(Washington) President Joe Biden and the Democratic majority Senate are appointing judges at a pace his predecessors, including former President Donald Trump, have not seen.
Posted on Aug 2, 2021 at 9:31 am
Mark Sherman and Darlene Superville Associated Press
Eight judges have already been confirmed in their new offices, including potential Supreme Court candidate Ketanji Brown Jackson, who has just joined the Washington Federal Court of Appeals.
In addition, more than 30 other judicial appointments are under confirmation, with a total of 100 seats to be filled.
At the same time of year, four years ago, the Republican-controlled Senate had only confirmed Donald Trump’s four appointments to the judiciary, including Neil Gorsuch’s.
During the last two Democratic presidencies, 1993 and 2009, no judge was appointed until the end of July.
The last two Democratic presidents, Bill Clinton and Barack Obama, had been slow in appointing judges, but both faced the daunting task of filling Supreme Court seats, which had slowed the process down.
Progressives have tried to convince Judge Stephen Breyer to resign this summer, but the 82-year-old leader of the liberal wing has shown that he is determined to be in office when the court returns in October.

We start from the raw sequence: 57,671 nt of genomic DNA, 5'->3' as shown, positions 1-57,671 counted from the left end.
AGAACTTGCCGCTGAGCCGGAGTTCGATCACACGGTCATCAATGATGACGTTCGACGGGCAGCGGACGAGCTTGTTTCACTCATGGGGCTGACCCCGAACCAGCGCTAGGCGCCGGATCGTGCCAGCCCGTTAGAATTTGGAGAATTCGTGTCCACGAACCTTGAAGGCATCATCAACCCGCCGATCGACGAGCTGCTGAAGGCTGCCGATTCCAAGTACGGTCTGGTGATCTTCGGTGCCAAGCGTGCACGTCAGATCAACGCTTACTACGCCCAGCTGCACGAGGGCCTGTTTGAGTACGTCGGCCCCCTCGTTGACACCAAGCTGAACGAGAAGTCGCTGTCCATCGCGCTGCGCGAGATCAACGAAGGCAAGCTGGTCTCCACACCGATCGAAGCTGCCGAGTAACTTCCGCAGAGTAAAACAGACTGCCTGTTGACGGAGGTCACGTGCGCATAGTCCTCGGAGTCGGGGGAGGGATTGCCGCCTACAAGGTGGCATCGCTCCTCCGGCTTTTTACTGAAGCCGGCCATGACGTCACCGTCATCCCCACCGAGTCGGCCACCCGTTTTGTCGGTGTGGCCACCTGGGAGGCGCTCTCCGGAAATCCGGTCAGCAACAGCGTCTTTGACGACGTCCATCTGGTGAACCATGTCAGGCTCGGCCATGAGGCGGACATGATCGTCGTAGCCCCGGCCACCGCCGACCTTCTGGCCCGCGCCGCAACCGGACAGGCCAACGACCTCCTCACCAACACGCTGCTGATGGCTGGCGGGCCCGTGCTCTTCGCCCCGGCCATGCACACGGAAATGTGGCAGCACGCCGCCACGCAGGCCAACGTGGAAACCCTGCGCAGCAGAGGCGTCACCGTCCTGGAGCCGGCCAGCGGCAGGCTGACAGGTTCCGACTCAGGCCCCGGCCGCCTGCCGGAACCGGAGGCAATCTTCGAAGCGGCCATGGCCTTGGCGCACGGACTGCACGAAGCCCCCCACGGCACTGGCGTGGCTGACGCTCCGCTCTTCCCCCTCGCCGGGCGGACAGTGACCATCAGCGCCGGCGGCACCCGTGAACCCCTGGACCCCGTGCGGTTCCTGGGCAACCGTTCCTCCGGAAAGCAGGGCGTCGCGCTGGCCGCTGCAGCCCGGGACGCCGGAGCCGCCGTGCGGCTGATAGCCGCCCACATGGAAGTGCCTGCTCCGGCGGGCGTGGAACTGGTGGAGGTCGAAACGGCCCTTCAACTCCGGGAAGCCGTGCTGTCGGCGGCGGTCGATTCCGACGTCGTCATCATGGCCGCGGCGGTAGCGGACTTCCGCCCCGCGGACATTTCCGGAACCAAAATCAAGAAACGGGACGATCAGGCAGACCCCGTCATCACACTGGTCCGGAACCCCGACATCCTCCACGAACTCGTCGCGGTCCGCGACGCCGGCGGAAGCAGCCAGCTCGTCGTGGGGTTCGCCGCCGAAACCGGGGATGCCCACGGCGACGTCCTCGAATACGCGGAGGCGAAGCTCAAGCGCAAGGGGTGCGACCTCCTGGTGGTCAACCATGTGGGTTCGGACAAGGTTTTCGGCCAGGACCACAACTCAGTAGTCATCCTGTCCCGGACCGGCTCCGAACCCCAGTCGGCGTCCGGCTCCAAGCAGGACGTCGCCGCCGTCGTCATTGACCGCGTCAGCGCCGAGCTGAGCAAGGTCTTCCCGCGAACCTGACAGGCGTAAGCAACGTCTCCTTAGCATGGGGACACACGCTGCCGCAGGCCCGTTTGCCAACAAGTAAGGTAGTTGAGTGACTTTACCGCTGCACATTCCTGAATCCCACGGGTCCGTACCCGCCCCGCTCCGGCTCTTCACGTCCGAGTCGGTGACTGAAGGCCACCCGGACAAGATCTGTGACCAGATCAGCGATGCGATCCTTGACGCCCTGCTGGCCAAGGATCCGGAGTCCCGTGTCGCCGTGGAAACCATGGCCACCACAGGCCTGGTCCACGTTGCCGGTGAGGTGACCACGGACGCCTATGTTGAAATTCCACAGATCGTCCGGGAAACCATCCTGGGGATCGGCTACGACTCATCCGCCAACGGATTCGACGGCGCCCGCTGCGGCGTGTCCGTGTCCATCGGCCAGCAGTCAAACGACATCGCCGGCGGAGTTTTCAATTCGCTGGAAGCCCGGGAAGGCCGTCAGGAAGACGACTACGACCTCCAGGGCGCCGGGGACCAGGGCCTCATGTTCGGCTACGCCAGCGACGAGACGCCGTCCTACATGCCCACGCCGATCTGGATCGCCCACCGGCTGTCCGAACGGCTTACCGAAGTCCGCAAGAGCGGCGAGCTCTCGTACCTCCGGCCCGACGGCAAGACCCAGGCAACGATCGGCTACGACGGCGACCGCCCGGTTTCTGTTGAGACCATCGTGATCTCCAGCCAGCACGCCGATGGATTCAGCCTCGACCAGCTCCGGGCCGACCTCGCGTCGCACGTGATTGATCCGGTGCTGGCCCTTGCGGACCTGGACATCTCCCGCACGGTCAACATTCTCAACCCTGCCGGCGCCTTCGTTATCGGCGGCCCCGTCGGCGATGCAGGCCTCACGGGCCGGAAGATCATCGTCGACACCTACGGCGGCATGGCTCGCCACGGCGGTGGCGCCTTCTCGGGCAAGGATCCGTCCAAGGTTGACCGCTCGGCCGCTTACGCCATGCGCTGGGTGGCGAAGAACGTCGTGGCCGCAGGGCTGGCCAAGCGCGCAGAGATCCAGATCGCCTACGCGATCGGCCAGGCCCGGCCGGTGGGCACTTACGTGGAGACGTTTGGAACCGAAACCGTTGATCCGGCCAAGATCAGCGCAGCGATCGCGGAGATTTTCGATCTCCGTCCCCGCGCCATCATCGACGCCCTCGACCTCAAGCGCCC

Those who wanted Judge Breyer to leave have not hidden their disappointment, but are still pleased with the variety of nominations announced by Joe Biden so far. We are seeing more ethnic diversity, gender diversity and even diversity of experience in the judiciary. This is in stark contrast to the predominantly white male-dominated appointments under the Trump administration.
Since the arrival of the Biden administration, we have stepped on the bench alongside the more typical appointments of prosecutors and lawyers from large law firms.
The outgoing president of the liberal organization “Alliance for Justice”, Nan Aron, is not too concerned about Judge Breyer’s decision to remain in office. However, she fears that the weak Democratic majority in the Senate will be compromised and a Republican Senate will block a Democratic nomination, as happened when Antonin Scalia died in 2016.
Still, Aron says she is “so pleased with the pace and quality of Joe Biden’s appointments,” especially given the diverse career paths of the new jurors.
Among the new appointments, we highlight that of Tiffany Cunningham, the first black woman to stand on the Washington appeals court, and that of Candace Jackson-Akiwumi, the second only black woman to stand on the Chicago Federal Appeal Appeals.
Also noteworthy is the appointment of civil law attorney Myrna Perez to the bank of the Federal Court of Appeals in New York. She is said to be the first woman from Latin America to be appointed to the Supreme Court there since Sonia Sotomayor left.